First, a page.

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Duke row campaigners: ‘Save our buildings and our gardens’

Opponents of Duke of Westminster’s bid to demolish homes: ‘That’s not greening London’

16 August, 2019 — By Briony Pickford

Sarah Fraser: ‘There are large blocks going up, why homogenise the area?’

SIGNIFICANT archit­ecture and gardens will be destroyed if the Duke of Westminster’s plans to knock down a housing estate are approved.

Grosvenor’s Cundy Street and Waldon House redevelopment plan is set to see the demolition of social and affordable housing in Belgravia.

Residents are campaigning against the scheme, calling on the property giant owned by the duke, who is worth an estimated £12billion, to scrap the plans.

Sarah Fraser, 58, a historical biographer who has lived in the flats since 2007, said: “The gardens behind each building are full of mature trees and plants.

Sadiq Khan is trying to promote London as one of the first global garden cities, but these gardens will be torn down in an afternoon. That is not greening London.”

Cundy Street flats

Ms Fraser, who has a PhD in Gaelic poetry, and is the author of The Last Highlander and The Prince Who Would Be King, added: “These buildings are not without merit, there are not a lot of buildings from that time. In Nikolaus Pevsner’s Buildings of [England ] London he says ‘These funny creatures have the upright profiles and coloured cylindrical columns of the fifties, with the long rounded balconies of the thirties used to create a kind of vertical crenellation, and sashes of early Georgian pattern’.”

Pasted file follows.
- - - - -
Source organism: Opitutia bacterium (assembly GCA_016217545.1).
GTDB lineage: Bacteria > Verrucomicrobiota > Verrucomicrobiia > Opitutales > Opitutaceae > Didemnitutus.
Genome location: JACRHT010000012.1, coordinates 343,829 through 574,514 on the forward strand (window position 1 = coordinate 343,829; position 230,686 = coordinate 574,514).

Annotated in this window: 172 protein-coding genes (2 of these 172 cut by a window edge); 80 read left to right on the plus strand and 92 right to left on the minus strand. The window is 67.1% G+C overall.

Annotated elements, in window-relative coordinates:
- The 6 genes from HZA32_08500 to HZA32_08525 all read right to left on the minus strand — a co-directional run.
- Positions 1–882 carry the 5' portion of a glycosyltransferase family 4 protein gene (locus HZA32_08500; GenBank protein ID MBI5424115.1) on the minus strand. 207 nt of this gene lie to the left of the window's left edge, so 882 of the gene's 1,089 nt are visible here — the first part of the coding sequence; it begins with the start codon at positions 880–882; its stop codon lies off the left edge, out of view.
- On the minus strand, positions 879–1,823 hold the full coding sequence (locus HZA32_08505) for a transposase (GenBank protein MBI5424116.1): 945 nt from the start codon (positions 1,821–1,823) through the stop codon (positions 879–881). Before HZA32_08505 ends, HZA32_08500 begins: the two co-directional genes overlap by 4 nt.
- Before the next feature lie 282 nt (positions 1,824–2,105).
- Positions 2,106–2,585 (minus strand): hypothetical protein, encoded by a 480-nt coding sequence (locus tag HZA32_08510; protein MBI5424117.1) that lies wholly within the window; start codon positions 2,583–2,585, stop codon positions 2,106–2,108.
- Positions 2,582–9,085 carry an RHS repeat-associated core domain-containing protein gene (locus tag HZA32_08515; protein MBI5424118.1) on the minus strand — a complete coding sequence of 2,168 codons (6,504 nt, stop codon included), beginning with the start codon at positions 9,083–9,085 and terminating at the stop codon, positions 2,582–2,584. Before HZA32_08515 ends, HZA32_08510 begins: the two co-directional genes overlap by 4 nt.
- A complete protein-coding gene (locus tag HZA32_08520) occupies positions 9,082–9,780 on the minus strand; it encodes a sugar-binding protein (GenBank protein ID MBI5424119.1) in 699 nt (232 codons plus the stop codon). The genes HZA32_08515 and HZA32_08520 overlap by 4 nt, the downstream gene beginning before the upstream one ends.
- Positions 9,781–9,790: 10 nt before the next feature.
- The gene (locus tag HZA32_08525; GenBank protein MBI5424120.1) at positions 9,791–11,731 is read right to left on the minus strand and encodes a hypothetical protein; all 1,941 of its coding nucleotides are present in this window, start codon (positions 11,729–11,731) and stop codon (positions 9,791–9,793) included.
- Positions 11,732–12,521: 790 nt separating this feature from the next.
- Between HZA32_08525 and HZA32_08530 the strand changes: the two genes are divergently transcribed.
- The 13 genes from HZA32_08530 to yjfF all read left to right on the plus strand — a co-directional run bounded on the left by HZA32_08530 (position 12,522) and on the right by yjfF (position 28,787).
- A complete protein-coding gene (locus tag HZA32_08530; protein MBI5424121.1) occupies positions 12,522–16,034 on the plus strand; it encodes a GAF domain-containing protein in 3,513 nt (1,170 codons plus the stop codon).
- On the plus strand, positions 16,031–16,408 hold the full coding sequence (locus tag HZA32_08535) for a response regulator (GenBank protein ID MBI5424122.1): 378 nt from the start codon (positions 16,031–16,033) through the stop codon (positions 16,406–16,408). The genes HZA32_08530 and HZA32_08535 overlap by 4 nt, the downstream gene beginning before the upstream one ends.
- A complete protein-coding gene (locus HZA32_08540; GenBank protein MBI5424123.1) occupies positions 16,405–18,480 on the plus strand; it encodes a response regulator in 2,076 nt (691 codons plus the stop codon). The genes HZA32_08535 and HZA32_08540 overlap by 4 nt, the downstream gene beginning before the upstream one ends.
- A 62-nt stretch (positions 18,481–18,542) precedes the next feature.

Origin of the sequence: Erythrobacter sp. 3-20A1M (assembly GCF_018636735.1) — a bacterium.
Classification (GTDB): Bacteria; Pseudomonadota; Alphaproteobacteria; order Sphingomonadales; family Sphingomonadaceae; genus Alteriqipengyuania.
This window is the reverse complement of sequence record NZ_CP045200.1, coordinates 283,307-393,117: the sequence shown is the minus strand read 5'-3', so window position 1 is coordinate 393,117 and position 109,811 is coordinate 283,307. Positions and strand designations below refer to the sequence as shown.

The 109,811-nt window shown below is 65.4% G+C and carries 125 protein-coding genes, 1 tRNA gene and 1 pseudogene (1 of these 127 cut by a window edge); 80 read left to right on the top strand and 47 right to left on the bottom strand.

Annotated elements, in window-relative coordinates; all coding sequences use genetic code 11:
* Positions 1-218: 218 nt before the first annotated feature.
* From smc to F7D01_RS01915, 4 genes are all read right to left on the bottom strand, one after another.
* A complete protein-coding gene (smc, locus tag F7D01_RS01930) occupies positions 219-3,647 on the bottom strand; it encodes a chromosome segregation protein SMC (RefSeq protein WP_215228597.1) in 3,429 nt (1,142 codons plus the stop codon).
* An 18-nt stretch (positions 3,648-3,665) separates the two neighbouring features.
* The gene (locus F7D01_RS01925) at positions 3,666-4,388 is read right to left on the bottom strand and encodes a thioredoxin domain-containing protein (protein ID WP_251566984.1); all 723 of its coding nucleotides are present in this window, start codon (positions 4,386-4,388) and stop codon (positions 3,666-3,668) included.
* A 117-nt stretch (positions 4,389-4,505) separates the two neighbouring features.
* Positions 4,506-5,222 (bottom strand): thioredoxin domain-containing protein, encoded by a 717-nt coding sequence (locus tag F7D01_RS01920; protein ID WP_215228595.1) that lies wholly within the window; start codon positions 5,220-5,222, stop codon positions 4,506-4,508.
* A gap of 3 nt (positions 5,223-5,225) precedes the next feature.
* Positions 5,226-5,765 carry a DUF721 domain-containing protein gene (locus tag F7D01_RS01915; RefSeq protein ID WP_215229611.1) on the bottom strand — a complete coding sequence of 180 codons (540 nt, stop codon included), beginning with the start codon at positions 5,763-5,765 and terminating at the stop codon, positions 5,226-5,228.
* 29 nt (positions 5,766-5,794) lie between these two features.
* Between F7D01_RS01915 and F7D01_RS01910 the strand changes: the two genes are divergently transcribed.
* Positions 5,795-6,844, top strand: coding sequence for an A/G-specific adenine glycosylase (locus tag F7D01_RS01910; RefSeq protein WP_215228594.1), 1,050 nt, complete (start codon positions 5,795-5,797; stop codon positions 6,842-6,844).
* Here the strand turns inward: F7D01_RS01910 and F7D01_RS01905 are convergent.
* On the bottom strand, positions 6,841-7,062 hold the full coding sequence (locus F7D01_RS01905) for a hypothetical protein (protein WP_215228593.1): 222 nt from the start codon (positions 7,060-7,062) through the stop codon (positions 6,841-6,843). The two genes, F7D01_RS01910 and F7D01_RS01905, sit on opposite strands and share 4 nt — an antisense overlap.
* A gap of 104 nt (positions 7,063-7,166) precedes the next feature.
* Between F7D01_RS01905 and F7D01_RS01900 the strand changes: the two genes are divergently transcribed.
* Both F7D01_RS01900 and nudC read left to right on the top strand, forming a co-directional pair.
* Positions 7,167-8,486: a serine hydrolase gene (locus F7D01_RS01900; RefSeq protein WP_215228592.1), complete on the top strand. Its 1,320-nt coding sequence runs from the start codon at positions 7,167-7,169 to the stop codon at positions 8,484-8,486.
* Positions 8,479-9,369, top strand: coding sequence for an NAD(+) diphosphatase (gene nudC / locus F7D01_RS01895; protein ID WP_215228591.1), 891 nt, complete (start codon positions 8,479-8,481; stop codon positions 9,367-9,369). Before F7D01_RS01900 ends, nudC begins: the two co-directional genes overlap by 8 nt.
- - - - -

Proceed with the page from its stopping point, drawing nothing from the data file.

Ms Fraser said: “If there is a sense of a mix, agriculture and visual environment, as well as a social one, then keep them up – there are large blocks going up all around us that are very similar so why do it again, why homogenise the area? Grosvenor could use this as an opportunity to green them, put green roofs on, do something with the car park.”

She added: “I tried to get the gardens listed but Historic England won’t even accept applications.”

Ms Fraser signed a petition to stop the redevelopment and thinks that Grosvenor should take advantage of this situation to do something positive.

“Even the people around the area don’t want them knocked down. Everyone who comes in to the estate says ‘why do they want to knock it down?’ Our utility costs are not the cheapest but we are prepared to pay the price for what these buildings contribute to the area. They have no intention of saving them.”

A spokesman for Grosvenor said: “We have specifically committed to enhancing/investing in Ebury Square Gardens and Orange Square and also to creating a new urban garden in the Coleshill car park. We have set up a working group with Coleshill residents to gather their ideas and input on this and the first session was held recently.

“Part of our most recent community poll concentrated on opinions relating to sustainability and in our June consultation we confirmed our commitment to investing in and enhancing green space that is open to the entire community, not just residents, as is the case now.”

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